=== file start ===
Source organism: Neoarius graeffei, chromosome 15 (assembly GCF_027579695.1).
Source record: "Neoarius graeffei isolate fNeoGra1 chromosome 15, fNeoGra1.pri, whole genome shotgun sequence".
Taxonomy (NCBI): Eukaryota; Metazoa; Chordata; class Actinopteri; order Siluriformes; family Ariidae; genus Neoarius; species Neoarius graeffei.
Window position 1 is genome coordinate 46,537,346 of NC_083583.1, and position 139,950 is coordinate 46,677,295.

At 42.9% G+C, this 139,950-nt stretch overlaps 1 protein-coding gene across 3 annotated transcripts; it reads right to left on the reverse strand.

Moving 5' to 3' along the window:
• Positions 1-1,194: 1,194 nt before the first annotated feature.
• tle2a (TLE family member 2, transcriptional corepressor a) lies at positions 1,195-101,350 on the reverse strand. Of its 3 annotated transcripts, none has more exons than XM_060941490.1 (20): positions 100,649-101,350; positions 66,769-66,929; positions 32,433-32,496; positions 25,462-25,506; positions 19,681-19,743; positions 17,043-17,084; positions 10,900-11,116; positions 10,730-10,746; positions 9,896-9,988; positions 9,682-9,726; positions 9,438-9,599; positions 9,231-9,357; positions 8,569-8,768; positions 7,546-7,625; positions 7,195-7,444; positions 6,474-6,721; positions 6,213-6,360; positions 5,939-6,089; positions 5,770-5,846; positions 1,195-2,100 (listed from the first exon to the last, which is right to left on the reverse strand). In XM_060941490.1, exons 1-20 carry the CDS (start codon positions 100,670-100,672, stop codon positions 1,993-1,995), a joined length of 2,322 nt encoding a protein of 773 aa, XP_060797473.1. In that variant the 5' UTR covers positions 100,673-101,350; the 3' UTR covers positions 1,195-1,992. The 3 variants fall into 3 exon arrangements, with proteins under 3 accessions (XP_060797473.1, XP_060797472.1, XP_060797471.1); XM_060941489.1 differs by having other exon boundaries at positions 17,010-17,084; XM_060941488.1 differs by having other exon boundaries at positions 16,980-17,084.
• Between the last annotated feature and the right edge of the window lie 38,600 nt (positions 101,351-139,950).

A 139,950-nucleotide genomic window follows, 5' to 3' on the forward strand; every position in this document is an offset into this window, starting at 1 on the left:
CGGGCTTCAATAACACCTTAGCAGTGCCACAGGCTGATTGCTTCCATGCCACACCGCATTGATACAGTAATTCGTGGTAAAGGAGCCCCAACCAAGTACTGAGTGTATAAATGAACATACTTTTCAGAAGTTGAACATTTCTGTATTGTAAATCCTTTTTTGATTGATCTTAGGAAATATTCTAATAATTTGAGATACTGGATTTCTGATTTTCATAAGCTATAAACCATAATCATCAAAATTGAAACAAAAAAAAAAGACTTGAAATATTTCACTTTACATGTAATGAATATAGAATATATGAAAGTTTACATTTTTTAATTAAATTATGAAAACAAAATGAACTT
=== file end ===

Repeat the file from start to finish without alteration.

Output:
Source organism: Neoarius graeffei, chromosome 15 (assembly GCF_027579695.1).
Source record: "Neoarius graeffei isolate fNeoGra1 chromosome 15, fNeoGra1.pri, whole genome shotgun sequence".
Taxonomy (NCBI): Eukaryota; Metazoa; Chordata; class Actinopteri; order Siluriformes; family Ariidae; genus Neoarius; species Neoarius graeffei.
Window position 1 is genome coordinate 46,537,346 of NC_083583.1, and position 139,950 is coordinate 46,677,295.

At 42.9% G+C, this 139,950-nt stretch overlaps 1 protein-coding gene across 3 annotated transcripts; it reads right to left on the reverse strand.

Moving 5' to 3' along the window:
• Positions 1-1,194: 1,194 nt before the first annotated feature.
• tle2a (TLE family member 2, transcriptional corepressor a) lies at positions 1,195-101,350 on the reverse strand. Of its 3 annotated transcripts, none has more exons than XM_060941490.1 (20): positions 100,649-101,350; positions 66,769-66,929; positions 32,433-32,496; positions 25,462-25,506; positions 19,681-19,743; positions 17,043-17,084; positions 10,900-11,116; positions 10,730-10,746; positions 9,896-9,988; positions 9,682-9,726; positions 9,438-9,599; positions 9,231-9,357; positions 8,569-8,768; positions 7,546-7,625; positions 7,195-7,444; positions 6,474-6,721; positions 6,213-6,360; positions 5,939-6,089; positions 5,770-5,846; positions 1,195-2,100 (listed from the first exon to the last, which is right to left on the reverse strand). In XM_060941490.1, exons 1-20 carry the CDS (start codon positions 100,670-100,672, stop codon positions 1,993-1,995), a joined length of 2,322 nt encoding a protein of 773 aa, XP_060797473.1. In that variant the 5' UTR covers positions 100,673-101,350; the 3' UTR covers positions 1,195-1,992. The 3 variants fall into 3 exon arrangements, with proteins under 3 accessions (XP_060797473.1, XP_060797472.1, XP_060797471.1); XM_060941489.1 differs by having other exon boundaries at positions 17,010-17,084; XM_060941488.1 differs by having other exon boundaries at positions 16,980-17,084.
• Between the last annotated feature and the right edge of the window lie 38,600 nt (positions 101,351-139,950).

A 139,950-nucleotide genomic window follows, 5' to 3' on the forward strand; every position in this document is an offset into this window, starting at 1 on the left:
CGGGCTTCAATAACACCTTAGCAGTGCCACAGGCTGATTGCTTCCATGCCACACCGCATTGATACAGTAATTCGTGGTAAAGGAGCCCCAACCAAGTACTGAGTGTATAAATGAACATACTTTTCAGAAGTTGAACATTTCTGTATTGTAAATCCTTTTTTGATTGATCTTAGGAAATATTCTAATAATTTGAGATACTGGATTTCTGATTTTCATAAGCTATAAACCATAATCATCAAAATTGAAACAAAAAAAAAAGACTTGAAATATTTCACTTTACATGTAATGAATATAGAATATATGAAAGTTTACATTTTTTAATTAAATTATGAAAACAAAATGAACTT